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Democrazy in Action

By Henry Schwaller
Opinion | February 3, 2010

HAYS, Kan. - Have you ever wondered what your community would look like if it were financially bankrupt - and voters wouldn't approve a tax increase of any kind? Well, residents of Colorado Springs can tell you what it's like.

According to the Denver Post:

More than a third of the streetlights in Colorado Springs will go dark Monday. The police helicopters are for sale on the Internet. The city is dumping firefighting jobs, a vice team, burglary investigators, beat cops -- dozens of police and fire positions will go unfilled.

The parks department removed trash cans last week, replacing them with signs urging users to pack out their own litter.

Neighbors are encouraged to bring their own lawn mowers to local green spaces, because parks workers will mow them only once every two weeks. If that.

Water cutbacks mean most parks will be dead, brown turf by July; the flower and fertilizer budget is zero.

City recreation centers, indoor and outdoor pools, and a handful of museums will close for good March 31 unless they find private funding to stay open. Buses no longer run on evenings and weekends. The city won't pay for any street paving, relying instead on a regional authority that can meet only about 10 percent of the need.

How did this happen? Colorado Springs is a vibrant, growing city and home to military bases and the U.S. Air Force Academy. Unfortunately, the recession hit the Springs hard, and sales tax collections - the primary source of city revenue - dropped dramatically.

When asked to vote on a property tax increase to offset the losses, "voters ... said an emphatic no" because most Springs residents "don't trust city government to wisely spend a general tax increase and don't believe the current cuts are the only way to balance a budget."

My suggestion? Pray that these folks don't move here.


4 Comments

Some cities and towns hold their residents hostage by - first, not managing tax dollars wisely and overspending and not being frugal - then, next, by continually raising taxes beyond the point that the citizens are comfortable with or beyond which the less fortunate can afford.

Here's how the officials of those cities and towns then turn their wrath on the citizens and hold them hostage - rather than reducing the costs of the fluff, the waste, the unseen unnecessary expenditures and the more opaquely hidden unnecessary expenditures, the officials choose to reduce obvious and more noticeable services in order to hurt the citizens and punish them for not voting for tax increases.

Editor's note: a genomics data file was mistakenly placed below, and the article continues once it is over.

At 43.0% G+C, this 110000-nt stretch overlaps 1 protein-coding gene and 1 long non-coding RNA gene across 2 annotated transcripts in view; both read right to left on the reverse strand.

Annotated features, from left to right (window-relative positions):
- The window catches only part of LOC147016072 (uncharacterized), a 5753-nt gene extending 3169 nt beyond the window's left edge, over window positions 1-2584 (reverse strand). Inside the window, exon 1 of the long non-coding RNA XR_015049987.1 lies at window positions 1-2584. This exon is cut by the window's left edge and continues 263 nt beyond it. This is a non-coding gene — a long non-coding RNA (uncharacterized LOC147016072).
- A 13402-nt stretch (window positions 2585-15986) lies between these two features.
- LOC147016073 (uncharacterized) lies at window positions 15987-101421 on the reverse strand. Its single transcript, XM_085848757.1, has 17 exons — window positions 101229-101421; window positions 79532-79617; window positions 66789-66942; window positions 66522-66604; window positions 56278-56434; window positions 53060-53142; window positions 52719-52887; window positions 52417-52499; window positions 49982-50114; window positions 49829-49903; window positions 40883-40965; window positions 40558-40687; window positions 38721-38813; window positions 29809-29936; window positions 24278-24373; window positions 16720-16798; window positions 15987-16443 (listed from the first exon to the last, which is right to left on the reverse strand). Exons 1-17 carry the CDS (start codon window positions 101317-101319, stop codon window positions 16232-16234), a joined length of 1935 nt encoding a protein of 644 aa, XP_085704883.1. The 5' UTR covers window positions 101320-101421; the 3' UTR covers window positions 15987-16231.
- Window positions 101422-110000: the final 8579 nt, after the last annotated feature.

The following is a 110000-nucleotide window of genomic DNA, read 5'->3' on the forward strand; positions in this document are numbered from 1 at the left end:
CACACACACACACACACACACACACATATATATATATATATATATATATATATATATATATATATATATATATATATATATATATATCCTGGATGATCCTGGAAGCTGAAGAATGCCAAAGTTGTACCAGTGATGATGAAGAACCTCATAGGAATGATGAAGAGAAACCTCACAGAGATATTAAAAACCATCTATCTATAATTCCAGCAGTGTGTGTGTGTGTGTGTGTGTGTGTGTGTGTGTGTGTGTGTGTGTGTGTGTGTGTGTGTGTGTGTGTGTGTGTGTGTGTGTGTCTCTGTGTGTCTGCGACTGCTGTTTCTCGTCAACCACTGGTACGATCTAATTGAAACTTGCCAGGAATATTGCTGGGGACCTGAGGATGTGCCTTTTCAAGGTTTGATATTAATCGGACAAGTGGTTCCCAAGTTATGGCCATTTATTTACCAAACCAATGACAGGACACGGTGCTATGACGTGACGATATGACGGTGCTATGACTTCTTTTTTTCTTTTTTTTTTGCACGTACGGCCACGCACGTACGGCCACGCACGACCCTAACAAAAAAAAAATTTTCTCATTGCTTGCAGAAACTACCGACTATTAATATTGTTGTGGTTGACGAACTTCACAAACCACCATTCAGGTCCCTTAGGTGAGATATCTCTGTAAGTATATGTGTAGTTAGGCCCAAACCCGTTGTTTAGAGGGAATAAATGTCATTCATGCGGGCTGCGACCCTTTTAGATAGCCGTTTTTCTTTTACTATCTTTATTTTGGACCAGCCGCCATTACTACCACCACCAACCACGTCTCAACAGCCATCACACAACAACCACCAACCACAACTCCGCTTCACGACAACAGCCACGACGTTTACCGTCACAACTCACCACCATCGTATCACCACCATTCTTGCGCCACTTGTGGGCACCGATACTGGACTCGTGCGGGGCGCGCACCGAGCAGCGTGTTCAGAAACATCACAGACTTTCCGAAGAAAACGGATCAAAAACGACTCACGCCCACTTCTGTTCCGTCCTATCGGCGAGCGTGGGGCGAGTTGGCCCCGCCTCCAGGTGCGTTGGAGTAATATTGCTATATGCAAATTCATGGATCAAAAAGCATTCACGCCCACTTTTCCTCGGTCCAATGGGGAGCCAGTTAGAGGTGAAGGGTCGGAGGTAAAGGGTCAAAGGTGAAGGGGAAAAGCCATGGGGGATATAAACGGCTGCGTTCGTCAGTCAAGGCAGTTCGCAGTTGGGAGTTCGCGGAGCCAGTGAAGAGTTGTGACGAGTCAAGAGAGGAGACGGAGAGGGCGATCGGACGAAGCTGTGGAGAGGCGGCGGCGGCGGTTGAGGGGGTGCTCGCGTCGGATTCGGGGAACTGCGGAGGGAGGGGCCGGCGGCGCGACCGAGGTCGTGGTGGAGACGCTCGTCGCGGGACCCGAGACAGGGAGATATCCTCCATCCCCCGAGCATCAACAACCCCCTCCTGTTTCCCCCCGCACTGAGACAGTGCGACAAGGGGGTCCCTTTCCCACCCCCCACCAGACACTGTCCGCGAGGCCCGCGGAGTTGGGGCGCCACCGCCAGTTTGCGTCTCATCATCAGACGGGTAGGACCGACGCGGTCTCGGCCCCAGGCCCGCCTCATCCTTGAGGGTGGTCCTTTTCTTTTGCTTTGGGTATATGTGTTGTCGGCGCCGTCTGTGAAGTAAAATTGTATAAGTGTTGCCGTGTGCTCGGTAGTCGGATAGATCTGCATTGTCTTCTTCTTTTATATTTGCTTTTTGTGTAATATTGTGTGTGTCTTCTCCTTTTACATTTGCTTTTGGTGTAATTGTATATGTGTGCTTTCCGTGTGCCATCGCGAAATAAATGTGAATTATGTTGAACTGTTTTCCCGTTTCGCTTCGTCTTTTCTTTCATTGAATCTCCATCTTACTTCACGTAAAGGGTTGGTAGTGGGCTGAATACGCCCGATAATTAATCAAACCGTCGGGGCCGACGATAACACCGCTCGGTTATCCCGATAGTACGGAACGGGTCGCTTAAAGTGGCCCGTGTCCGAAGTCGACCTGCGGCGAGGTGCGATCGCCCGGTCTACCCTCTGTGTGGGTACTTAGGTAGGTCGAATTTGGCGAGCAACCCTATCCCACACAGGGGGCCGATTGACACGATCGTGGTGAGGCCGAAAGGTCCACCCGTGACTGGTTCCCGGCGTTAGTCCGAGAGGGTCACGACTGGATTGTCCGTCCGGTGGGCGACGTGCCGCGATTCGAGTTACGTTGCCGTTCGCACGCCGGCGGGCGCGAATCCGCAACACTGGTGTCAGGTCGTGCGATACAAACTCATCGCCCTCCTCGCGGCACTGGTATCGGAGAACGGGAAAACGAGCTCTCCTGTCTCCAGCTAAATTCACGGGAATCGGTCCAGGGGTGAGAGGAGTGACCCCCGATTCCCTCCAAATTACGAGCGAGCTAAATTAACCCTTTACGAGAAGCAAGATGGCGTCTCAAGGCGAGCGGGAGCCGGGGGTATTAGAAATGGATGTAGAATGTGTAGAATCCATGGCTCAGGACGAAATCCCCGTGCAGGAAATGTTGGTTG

I say to the Colorado Springs residents - stand your ground. Vote those officials out; the elections are not that far away. Don't blink. Your city officials are playing hardball with their voters rather than doing the hard job of eliminating waste and unnecessary bureaucratic expenditures first.

Don't move to Henry's location! Stand your ground in Colorado Springs!


Lucy,

I agree that there are instances when cities have been mismanaged (Detroit, Kansas City, Los Angeles, Philadelphia) but that isn't the case here. The extent of the cost cutting demonstrates how serious the budget shortfall is - and how few options (i.e., "savings") are left. The business versus government example provided in the article is bogus. Government is not a business, as government has to serve all people, regardless of ability to pay for services. Comparing salaries at The BroAdmoor to the city is bogus, too, as the duties and responsibilities of managers may not be the same at both organizations.

Please do not be fooled by the rhetoric of those who say all government is bad. It's just not true.


Henry, I can't speak to how Colorado Springs city government is managing it's money, however, I have observed city, county and school boards in Kansas that are not trimming fat well in this economy.

Local governments have a grave responsibility in these economic times. Obviously, cities and school boards have to pay their bills.

Yet, as our local governments consider across-the-board tax increases, it's so important for our leaders to remember that many of our neighbors and friends are barely hanging on in this economy. Even a $100 increase in property tax or an annual $100 increase in tax on groceries could send some families into foreclosure and homelessness, beginning downward spiral decline.

It's hard for many of us to realize what even just one dollar may mean to many of these families that have been hit so hard in recent years. Each month, many more American families are barely covering their bills, if they even are able to cover them.

As you know, our local governments need to be very very careful before they raise any taxes that would cause middle class and lower class home owners or families to pay more at the grocery store or in their monthly escrow payments. If letting grass turn brown in some city parks means that 100 marginal families get to remain in their homes - I vote for the latter!

(But of course, I know nothing about Colorado Springs, so I'm not taking sides on that one.)

And, Henry, I'm so glad you are writing! This is such a delight to have you here!


Interesting piece Henry. Welcome to KFP. I look forward to your future pieces too.


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